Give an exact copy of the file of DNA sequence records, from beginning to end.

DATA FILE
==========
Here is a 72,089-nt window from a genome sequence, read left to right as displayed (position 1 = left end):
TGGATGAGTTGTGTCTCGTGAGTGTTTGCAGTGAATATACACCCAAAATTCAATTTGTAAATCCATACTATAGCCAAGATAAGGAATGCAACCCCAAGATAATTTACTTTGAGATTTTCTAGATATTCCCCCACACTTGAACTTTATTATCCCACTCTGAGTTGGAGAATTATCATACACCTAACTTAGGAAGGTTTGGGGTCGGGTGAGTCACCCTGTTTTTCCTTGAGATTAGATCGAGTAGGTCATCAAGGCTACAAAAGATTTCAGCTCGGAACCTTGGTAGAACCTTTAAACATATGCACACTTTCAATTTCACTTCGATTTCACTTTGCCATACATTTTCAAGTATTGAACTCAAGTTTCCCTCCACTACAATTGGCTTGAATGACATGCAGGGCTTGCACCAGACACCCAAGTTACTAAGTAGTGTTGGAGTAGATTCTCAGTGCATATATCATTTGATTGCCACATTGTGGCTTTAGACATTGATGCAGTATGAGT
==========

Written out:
Here is a 72,089-nt window from a genome sequence, read left to right as displayed (position 1 = left end):
TGGATGAGTTGTGTCTCGTGAGTGTTTGCAGTGAATATACACCCAAAATTCAATTTGTAAATCCATACTATAGCCAAGATAAGGAATGCAACCCCAAGATAATTTACTTTGAGATTTTCTAGATATTCCCCCACACTTGAACTTTATTATCCCACTCTGAGTTGGAGAATTATCATACACCTAACTTAGGAAGGTTTGGGGTCGGGTGAGTCACCCTGTTTTTCCTTGAGATTAGATCGAGTAGGTCATCAAGGCTACAAAAGATTTCAGCTCGGAACCTTGGTAGAACCTTTAAACATATGCACACTTTCAATTTCACTTCGATTTCACTTTGCCATACATTTTCAAGTATTGAACTCAAGTTTCCCTCCACTACAATTGGCTTGAATGACATGCAGGGCTTGCACCAGACACCCAAGTTACTAAGTAGTGTTGGAGTAGATTCTCAGTGCATATATCATTTGATTGCCACATTGTGGCTTTAGACATTGATGCAGTATGAGT